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Seventy percent of the patients admitted to the MSF hospital in Yemen have antibiotic resistant bacteria in their systems.

The bombing campaign in Yemen has produced thousands of casualties, but the real cost may not become apparent for years to come. After years of relentless bombardment that has already severely crippled the food supply, destroyed basic infrastructure, and disrupted medical care, Yemen has now become the frontline of antimicrobial resistance (AMR).

The widespread prevalence of AMR has nearly quadrupled the amount of time that patients must spend in a field hospital to recover from war wounds: from an average of five days – normally enough time to patch up fractures and gunshot injuries – to 19 days. This extra time, plus the specialized antibiotics that patients require to overcome their drug-resistant infections, means far fewer patients can be treated than normal, and it is much more expensive and difficult to do so. In standard public health centres without special facilities and drugs, it’s likely that many patients are dying of infections that would normally be treatable.

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According to Dr Ana Nery, the medical coordinator for Doctors Without Borders (MSF) in Yemen, Seventy percent of the patients admitted to the MSF hospital in Aden have antibiotic resistant bacteria in their systems. Similar problems are occurring through the war-torn regions of the Middle East, including Iraq, Jordan, and Syria, Dr Nery added.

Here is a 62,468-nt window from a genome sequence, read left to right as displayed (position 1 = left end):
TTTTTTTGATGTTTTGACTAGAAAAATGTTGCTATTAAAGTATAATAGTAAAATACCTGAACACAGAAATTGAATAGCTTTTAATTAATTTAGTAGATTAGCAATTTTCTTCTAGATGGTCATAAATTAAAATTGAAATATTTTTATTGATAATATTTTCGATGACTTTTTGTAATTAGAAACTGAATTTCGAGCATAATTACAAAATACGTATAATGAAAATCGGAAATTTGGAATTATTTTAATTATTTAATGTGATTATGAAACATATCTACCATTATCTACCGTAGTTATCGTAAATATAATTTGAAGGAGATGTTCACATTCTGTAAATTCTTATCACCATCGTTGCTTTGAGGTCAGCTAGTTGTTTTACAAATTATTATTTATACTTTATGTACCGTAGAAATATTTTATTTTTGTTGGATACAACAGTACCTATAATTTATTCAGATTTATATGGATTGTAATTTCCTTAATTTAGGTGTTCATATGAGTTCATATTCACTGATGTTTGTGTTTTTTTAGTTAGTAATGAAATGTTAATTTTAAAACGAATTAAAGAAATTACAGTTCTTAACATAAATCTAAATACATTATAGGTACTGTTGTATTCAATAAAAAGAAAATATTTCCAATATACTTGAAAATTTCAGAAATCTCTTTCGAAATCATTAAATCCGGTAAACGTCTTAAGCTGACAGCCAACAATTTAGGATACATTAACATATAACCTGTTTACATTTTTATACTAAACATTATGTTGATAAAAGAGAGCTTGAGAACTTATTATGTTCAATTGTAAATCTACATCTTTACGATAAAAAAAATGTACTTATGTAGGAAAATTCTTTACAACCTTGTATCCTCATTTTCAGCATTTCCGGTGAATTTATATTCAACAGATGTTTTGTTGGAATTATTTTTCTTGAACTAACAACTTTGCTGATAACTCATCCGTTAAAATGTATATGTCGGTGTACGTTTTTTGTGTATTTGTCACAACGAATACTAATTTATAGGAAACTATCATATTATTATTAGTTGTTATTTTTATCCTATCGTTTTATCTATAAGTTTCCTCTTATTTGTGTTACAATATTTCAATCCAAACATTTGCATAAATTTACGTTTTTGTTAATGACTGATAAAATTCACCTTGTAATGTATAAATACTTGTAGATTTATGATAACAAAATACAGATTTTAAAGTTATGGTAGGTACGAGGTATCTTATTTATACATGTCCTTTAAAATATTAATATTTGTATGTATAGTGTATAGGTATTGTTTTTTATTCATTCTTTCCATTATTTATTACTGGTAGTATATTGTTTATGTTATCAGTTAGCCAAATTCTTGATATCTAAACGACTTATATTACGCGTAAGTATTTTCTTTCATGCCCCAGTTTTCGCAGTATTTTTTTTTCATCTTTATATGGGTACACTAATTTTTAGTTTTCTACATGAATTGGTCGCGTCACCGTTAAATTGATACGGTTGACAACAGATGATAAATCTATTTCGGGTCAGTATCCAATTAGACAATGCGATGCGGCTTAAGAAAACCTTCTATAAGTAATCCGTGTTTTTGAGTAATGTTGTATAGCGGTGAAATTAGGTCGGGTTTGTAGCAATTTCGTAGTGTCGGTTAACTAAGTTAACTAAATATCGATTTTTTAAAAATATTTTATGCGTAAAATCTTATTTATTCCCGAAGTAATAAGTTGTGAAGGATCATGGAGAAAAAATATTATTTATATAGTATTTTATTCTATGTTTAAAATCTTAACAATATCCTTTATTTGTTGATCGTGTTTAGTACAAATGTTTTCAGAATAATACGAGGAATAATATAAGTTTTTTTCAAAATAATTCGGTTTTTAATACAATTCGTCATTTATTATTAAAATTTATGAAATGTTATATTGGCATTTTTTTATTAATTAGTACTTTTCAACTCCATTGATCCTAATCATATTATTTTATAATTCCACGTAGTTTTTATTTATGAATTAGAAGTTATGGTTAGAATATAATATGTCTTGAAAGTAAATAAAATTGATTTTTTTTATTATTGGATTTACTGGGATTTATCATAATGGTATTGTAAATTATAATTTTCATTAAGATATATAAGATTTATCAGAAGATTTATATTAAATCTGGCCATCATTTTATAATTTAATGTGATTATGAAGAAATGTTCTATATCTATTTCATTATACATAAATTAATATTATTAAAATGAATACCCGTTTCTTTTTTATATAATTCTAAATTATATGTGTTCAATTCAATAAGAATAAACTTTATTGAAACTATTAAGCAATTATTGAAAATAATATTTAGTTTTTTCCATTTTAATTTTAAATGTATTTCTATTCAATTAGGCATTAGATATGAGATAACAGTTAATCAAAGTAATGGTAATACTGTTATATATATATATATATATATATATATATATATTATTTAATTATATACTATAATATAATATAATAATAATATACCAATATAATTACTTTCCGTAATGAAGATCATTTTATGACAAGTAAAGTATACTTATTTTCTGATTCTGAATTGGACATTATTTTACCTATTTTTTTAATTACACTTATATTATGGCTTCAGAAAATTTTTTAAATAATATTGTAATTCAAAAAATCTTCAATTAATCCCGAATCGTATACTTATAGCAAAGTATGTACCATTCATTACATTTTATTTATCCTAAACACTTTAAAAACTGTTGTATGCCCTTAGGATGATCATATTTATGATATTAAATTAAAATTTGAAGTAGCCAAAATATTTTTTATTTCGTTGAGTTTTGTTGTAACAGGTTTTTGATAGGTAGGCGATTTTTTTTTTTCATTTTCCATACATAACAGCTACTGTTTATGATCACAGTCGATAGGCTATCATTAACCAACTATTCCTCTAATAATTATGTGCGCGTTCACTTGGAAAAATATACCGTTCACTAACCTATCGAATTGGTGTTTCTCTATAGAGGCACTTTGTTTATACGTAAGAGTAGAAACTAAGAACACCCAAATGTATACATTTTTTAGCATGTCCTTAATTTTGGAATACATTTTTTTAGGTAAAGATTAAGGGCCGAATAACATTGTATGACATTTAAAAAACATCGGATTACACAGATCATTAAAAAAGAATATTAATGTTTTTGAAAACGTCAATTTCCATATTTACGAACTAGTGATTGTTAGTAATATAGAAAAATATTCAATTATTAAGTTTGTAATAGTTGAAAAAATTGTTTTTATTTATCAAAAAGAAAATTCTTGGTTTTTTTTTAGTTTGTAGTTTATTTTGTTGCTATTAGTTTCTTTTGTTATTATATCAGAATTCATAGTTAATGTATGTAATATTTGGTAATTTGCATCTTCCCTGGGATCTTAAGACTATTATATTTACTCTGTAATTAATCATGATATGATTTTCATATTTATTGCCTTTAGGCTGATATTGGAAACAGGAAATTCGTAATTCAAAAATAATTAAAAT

In Pakistan, the first known epidemic of extensively drug-resistant typhoid is spreading infecting at least 850 people in 14 districts since 2016 according to a report by NewYork Times. This typhoid strain, resistant to five types of antibiotics, is expected to disseminate globally, replacing weaker strains where they are endemic.

This can create a new generation of multi-drug resistant bacteria and it is here already.



The Bureau of Investigative Journalism

The New York Times


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